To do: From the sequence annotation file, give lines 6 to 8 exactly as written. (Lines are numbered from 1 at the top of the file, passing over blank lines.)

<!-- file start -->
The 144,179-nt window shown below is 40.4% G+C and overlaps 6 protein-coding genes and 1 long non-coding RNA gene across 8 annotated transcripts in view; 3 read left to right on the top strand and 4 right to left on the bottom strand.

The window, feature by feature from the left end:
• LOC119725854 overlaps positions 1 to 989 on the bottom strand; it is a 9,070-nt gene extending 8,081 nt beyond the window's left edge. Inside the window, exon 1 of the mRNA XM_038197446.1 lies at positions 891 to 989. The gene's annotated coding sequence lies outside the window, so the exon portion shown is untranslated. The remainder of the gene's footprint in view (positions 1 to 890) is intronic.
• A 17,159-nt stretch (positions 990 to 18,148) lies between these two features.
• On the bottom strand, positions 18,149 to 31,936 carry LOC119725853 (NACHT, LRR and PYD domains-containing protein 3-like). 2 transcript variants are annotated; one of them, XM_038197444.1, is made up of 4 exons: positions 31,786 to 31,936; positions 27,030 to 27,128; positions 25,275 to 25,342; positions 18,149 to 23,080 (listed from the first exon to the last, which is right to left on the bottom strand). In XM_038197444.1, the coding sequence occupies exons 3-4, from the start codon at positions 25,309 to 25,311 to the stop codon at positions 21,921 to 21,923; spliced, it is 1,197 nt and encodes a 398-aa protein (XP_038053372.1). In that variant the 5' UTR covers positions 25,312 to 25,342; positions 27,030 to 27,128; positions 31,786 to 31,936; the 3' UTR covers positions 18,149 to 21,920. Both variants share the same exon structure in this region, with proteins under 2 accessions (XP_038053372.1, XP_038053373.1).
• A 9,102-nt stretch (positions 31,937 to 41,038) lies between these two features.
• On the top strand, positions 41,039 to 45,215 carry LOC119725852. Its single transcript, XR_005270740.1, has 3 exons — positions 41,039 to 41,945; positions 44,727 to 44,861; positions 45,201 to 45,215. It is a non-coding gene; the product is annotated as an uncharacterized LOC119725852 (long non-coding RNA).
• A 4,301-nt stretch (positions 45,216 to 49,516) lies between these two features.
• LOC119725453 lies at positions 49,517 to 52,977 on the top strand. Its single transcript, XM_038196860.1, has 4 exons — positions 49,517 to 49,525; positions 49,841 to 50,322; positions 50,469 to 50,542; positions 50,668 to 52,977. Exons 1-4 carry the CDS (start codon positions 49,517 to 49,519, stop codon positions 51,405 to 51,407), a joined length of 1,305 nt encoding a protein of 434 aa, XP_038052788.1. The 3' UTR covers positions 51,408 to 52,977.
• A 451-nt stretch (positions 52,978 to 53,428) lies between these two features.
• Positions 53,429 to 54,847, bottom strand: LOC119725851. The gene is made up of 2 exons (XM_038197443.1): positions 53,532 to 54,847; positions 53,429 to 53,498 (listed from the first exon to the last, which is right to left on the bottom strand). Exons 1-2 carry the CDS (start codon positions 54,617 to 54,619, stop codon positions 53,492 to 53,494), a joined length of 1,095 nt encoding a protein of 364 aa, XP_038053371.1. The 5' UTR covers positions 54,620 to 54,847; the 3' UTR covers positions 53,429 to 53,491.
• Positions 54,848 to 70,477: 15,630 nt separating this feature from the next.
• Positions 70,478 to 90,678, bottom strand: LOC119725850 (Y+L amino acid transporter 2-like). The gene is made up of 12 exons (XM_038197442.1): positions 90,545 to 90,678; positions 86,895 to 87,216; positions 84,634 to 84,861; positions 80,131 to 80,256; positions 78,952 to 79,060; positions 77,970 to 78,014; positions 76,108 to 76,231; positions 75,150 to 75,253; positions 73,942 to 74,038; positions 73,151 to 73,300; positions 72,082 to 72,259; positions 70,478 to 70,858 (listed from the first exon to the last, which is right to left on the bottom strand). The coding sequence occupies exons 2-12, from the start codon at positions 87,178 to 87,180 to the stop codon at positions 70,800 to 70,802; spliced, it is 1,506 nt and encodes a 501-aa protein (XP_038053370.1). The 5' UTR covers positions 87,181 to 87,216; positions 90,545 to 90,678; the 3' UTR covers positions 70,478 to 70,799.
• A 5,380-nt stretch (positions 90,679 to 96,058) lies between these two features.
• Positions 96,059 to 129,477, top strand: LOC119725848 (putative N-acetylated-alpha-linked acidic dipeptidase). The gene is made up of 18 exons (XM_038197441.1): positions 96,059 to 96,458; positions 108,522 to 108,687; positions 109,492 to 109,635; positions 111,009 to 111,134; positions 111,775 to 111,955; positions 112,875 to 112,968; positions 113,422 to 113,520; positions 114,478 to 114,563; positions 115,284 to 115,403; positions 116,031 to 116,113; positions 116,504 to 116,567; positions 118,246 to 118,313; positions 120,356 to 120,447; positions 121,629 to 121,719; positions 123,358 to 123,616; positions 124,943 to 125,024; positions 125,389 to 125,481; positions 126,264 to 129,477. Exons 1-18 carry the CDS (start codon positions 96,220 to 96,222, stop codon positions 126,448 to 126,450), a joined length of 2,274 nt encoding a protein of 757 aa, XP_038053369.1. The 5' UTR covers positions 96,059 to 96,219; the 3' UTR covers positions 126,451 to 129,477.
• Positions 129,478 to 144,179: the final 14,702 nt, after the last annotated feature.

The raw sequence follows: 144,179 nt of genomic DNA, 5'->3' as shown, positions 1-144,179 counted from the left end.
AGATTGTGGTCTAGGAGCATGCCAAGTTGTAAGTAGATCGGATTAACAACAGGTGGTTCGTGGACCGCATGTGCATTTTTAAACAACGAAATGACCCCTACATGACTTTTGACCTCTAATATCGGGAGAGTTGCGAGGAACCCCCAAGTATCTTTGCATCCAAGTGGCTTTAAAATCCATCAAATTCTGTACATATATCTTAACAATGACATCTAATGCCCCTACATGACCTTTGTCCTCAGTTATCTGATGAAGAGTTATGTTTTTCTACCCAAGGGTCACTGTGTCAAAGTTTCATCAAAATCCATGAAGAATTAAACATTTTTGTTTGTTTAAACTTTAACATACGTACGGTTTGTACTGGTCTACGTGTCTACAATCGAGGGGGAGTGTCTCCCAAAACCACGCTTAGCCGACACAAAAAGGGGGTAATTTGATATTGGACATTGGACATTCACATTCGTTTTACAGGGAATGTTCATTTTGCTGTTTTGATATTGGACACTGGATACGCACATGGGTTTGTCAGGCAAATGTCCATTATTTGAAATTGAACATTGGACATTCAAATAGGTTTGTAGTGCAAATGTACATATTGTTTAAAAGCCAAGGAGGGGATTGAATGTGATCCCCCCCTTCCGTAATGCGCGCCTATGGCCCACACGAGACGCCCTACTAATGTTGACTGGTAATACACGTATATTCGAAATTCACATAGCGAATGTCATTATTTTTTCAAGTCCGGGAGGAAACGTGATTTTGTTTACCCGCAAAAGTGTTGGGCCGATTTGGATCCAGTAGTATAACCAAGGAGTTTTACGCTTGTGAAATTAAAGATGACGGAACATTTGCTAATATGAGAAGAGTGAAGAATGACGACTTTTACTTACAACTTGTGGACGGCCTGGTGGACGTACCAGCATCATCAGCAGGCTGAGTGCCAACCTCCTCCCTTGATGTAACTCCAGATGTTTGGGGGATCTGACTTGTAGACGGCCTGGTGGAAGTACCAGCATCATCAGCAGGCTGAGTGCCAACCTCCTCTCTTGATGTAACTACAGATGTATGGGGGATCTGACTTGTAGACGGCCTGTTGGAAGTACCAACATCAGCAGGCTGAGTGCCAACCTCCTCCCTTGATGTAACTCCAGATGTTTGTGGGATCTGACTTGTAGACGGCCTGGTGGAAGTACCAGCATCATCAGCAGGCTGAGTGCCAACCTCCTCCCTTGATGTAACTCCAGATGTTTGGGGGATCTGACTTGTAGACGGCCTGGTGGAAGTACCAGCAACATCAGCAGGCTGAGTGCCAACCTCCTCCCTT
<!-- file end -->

• A 9,102-nt stretch (positions 31,937 to 41,038) lies between these two features.
• On the top strand, positions 41,039 to 45,215 carry LOC119725852. Its single transcript, XR_005270740.1, has 3 exons — positions 41,039 to 41,945; positions 44,727 to 44,861; positions 45,201 to 45,215. It is a non-coding gene; the product is annotated as an uncharacterized LOC119725852 (long non-coding RNA).
• A 4,301-nt stretch (positions 45,216 to 49,516) lies between these two features.